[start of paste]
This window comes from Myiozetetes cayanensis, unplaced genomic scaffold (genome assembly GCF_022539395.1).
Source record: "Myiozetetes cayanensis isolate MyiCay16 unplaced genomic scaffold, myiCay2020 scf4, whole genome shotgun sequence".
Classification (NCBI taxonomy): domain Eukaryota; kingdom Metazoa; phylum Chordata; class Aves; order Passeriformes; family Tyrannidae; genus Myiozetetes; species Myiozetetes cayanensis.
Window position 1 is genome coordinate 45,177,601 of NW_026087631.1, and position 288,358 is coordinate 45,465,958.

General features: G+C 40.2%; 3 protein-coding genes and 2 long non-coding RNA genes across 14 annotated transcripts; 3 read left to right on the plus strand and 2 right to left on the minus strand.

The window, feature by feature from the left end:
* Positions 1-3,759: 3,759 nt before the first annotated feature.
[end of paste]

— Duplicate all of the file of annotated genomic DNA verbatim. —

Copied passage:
This window comes from Myiozetetes cayanensis, unplaced genomic scaffold (genome assembly GCF_022539395.1).
Source record: "Myiozetetes cayanensis isolate MyiCay16 unplaced genomic scaffold, myiCay2020 scf4, whole genome shotgun sequence".
Classification (NCBI taxonomy): domain Eukaryota; kingdom Metazoa; phylum Chordata; class Aves; order Passeriformes; family Tyrannidae; genus Myiozetetes; species Myiozetetes cayanensis.
Window position 1 is genome coordinate 45,177,601 of NW_026087631.1, and position 288,358 is coordinate 45,465,958.

General features: G+C 40.2%; 3 protein-coding genes and 2 long non-coding RNA genes across 14 annotated transcripts; 3 read left to right on the plus strand and 2 right to left on the minus strand.

The window, feature by feature from the left end:
* Positions 1-3,759: 3,759 nt before the first annotated feature.